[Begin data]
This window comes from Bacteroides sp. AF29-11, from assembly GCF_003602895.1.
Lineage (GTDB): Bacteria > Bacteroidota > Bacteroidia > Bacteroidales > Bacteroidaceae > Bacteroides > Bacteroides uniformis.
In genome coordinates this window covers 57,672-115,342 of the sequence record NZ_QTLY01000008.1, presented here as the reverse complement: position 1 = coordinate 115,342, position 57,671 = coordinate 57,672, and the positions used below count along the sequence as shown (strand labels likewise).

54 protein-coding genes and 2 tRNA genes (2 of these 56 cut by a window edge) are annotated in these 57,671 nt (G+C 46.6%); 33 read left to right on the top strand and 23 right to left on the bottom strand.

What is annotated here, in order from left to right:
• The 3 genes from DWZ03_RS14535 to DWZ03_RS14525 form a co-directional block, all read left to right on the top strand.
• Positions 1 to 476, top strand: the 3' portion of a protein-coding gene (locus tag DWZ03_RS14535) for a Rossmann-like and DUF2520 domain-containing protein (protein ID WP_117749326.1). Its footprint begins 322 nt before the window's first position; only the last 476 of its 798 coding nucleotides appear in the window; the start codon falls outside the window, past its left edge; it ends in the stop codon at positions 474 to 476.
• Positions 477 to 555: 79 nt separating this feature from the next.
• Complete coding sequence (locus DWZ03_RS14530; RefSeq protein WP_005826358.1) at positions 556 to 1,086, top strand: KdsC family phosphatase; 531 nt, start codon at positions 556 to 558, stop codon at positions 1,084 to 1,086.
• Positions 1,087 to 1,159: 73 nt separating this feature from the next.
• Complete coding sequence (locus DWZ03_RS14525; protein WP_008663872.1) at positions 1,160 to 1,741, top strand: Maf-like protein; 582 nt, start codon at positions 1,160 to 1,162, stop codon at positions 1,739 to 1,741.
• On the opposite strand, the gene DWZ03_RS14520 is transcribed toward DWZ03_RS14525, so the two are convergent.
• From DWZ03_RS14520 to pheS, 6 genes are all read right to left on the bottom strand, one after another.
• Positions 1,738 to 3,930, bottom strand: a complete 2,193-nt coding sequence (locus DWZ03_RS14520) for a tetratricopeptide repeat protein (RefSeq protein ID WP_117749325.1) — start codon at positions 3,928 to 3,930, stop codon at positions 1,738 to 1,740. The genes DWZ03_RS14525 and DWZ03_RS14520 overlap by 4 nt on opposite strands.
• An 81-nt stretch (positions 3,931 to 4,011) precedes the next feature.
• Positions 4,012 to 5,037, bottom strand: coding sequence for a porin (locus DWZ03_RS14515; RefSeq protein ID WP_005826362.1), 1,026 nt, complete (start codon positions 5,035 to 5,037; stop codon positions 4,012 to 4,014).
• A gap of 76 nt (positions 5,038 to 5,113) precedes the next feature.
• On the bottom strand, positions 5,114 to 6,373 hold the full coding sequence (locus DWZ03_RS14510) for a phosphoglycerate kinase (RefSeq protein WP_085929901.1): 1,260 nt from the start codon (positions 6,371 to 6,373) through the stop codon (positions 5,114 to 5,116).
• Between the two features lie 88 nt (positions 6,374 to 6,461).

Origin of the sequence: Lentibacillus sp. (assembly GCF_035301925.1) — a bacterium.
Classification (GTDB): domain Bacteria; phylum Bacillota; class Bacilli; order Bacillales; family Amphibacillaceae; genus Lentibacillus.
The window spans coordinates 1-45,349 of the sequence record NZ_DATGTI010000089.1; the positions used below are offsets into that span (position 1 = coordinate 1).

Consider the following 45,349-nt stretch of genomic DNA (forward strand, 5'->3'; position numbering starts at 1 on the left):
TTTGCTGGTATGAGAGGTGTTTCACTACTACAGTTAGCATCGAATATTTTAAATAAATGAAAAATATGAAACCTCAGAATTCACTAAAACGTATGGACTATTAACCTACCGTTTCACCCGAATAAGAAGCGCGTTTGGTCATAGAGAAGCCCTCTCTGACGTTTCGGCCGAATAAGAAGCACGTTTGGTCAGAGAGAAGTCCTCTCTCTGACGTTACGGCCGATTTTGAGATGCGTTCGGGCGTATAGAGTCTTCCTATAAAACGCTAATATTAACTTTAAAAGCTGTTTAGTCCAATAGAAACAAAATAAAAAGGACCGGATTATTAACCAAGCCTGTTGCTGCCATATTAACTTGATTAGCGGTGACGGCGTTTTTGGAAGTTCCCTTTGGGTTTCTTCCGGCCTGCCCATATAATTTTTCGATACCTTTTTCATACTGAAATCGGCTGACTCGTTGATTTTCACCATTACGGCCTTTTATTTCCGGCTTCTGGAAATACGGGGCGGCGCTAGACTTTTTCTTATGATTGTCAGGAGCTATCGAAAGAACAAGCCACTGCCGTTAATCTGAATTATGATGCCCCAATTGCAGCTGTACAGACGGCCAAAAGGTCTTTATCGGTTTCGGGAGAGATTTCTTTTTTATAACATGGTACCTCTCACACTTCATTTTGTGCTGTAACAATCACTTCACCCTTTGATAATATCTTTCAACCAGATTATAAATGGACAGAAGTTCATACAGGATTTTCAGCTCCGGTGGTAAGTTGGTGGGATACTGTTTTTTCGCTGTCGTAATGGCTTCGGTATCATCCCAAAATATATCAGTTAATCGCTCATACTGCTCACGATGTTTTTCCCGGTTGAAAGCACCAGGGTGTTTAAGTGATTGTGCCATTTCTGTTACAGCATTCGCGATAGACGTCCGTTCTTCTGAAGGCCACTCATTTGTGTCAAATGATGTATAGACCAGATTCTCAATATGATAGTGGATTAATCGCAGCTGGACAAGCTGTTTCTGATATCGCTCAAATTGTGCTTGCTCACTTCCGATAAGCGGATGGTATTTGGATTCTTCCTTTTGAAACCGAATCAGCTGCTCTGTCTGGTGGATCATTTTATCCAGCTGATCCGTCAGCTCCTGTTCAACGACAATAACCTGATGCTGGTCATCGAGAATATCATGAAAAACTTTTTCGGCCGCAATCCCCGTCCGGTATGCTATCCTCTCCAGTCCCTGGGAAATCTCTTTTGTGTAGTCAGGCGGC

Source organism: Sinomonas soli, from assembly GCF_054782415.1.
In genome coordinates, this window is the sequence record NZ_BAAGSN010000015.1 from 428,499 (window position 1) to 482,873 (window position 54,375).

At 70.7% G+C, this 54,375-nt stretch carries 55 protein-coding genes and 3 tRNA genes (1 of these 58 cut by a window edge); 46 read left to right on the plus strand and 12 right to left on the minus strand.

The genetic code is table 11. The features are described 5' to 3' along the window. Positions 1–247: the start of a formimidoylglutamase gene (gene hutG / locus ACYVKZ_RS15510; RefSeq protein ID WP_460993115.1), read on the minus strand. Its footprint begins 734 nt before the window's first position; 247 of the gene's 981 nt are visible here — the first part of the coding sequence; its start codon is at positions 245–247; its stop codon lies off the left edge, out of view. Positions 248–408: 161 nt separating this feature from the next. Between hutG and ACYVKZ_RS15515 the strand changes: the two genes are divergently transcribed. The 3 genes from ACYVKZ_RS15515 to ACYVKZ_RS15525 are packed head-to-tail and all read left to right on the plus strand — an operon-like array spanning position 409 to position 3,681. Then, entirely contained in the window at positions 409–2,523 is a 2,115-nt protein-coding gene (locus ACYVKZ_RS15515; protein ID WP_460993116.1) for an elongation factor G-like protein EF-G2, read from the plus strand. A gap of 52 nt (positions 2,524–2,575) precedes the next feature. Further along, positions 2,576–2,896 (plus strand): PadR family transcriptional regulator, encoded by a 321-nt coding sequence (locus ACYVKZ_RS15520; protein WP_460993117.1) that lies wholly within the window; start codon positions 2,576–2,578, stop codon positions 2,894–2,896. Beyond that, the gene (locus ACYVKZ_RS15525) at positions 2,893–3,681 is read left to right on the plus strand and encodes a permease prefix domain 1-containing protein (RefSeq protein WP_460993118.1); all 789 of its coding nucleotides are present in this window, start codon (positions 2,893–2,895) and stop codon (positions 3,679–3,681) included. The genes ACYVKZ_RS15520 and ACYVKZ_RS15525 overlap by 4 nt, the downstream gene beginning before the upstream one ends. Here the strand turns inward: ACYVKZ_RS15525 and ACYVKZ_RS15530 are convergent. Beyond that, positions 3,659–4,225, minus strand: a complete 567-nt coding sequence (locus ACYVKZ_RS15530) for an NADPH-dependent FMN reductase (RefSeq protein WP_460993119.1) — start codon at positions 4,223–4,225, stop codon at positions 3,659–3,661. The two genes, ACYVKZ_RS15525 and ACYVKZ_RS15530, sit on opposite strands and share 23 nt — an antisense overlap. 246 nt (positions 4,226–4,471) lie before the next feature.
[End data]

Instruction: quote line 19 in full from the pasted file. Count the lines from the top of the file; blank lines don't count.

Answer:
• Between the two features lie 88 nt (positions 6,374 to 6,461).